Now that you’ve decided on your message and audiences (if not, see part 2 in this series) it’s time to look at where you’re actually going to put the website once you’ve got it perfected. There are quite a few options, so it’s easy to get lost.
So you’ve decide to build a new church website, in spite of all the perfectly good reasons not to do so. Before you rush off to buy a new copy of Frontpage and start working, there’s a few steps before we start actually building a site. A little bit of time now will save you a ton of pain and suffering later.
This expert was taken from the ebook Computer Security for Your Church.
When we think about the many ways our churches serve their members, we don’t often think about things like technology or data security. In today’s growing digital world, though, a robust awareness of data security can be one of the most important ways to safeguard the privacy of your users and their families. Just as we wouldn’t broadcast information given to us in confidence in day to day conversation, so too in the digital world we need to ensure that the information our members and visitors entrust us with is kept safe and secure from those who would use it to cause harm.
So you’re thinking of doing a complete redesign of your church website. The theme is dated, the info is out of date, and those 4000kb background images were never good ideas. That’s right. It’s time to burn the whole thing down and start over from scratch.
While the copyright law inthe US provides several rights exclusively tothe rights holders of acreative work, the law nonetheless allows use of works, even those covered by copyright, in specific ways. To protect the ability of artists toreference one another’s work, teachers to educate, and criticsand commentators to reference artistic works, the copyright law provides a series of principles collectively known as Fair Use.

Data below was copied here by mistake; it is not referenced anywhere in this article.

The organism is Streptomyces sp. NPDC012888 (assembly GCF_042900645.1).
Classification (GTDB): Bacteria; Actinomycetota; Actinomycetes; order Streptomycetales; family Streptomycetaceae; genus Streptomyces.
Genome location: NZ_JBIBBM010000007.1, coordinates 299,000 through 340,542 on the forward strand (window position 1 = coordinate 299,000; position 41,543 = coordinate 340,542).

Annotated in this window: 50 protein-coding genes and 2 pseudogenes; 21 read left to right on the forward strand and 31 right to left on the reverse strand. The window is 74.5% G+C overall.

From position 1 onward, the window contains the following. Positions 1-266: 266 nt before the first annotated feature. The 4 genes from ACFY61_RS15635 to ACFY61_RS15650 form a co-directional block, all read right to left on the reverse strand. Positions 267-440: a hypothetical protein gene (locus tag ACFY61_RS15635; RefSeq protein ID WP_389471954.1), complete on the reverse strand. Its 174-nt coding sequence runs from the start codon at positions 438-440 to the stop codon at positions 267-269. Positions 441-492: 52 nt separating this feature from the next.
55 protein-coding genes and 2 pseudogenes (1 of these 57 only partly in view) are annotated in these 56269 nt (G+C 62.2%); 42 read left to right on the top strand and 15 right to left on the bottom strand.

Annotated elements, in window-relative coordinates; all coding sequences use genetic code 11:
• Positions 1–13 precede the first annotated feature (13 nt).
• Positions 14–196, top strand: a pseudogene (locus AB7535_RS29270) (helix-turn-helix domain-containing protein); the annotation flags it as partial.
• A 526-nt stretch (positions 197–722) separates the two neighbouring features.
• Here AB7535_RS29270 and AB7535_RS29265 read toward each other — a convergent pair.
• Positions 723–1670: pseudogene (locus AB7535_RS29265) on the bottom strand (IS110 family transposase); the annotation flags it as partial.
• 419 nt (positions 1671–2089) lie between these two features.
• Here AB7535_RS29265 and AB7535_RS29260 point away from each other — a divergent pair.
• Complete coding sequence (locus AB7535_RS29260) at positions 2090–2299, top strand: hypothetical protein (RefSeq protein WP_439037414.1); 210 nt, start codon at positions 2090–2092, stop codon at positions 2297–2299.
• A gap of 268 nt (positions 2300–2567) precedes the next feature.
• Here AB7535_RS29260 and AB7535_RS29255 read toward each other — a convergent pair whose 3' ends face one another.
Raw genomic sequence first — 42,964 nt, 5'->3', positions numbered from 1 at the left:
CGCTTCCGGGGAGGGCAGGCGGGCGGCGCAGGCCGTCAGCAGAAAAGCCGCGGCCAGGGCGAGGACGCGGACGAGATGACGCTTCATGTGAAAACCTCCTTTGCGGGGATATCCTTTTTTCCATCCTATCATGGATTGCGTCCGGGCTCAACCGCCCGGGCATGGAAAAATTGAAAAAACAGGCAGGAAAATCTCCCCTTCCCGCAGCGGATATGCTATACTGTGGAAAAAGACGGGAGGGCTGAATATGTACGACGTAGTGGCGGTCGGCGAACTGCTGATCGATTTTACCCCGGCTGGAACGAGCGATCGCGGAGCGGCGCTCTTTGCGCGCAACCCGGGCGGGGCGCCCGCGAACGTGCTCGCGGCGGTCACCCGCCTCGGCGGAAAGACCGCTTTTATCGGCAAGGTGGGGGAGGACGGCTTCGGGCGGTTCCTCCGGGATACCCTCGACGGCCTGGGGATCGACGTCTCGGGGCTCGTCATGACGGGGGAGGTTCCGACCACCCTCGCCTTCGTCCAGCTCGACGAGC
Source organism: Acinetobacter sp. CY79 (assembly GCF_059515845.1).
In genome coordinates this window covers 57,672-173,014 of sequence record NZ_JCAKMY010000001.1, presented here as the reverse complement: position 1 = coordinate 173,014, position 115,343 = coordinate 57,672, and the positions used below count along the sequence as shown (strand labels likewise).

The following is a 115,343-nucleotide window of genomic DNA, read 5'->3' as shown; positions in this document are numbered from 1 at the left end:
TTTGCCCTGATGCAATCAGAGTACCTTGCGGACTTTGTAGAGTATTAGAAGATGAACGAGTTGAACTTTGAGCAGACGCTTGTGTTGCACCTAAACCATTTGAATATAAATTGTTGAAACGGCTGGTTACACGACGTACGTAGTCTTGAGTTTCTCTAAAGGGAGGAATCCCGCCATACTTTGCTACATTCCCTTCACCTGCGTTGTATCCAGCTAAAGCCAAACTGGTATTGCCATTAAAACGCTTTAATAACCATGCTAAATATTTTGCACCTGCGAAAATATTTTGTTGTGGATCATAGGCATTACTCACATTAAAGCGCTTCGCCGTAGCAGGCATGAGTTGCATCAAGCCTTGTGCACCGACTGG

This article is intended to familiarize you with the basics of copyright as it relates to churches. Because copyright is a legal issue and the intricacies of your situation might make a significant difference in your rights and responsibilities, you should consult a lawyer who is familiar with your circumstance before following any legal guidance.
Copyright is a set of laws designed to help artists and others who produce creative works to be able to benefit from their work and to control its use.
Within any culture there’s a certain orthodox set of ideas that aren’t allowed to be challenged or compromised except at great peril. Some of those are held in common across most, if not all, cultures, such as the idea that killing without justification is wrong. Others of them are unique to a particular culture, place and time. In ancient Rome, for example, one of the guiding principles was that of polytheism. It was perfectly acceptable for someone to worship whatever god they chose to follow, as long as they didn’t make any claims to be the only god. Obviously Judaism and early Christianity ran afoul of this principle, and as a result they found themselves on the margins of Roman society pretty quickly.
In the western world today, we also have a set of guiding principles.
By now, you’ve probably heard about the fuss surrounding Facebook Live. If not, Andrew’s got an article from last month that’s a great place to start. But once you’ve started playing with it, how can you use FB Live to connect your members, your leadership and your surrounding community? Here’s a few thoughts:
If there’s one constant in the world of technology and communication, it’s that things change. This is especially true when you have technologies that involve communication and where rapid development is rewarded with public interest, market share and, hopefully, profit. It’s probably not a surprise, then, that the landscape of social media continues to shift rapidly, and it’s easy to get lost in the details. Whether you’re a church beginning to dip your toe in the social media world or a seasoned professional trying to discover the next right thing to focus on, it’s important to have a high level view of the terrain going forward.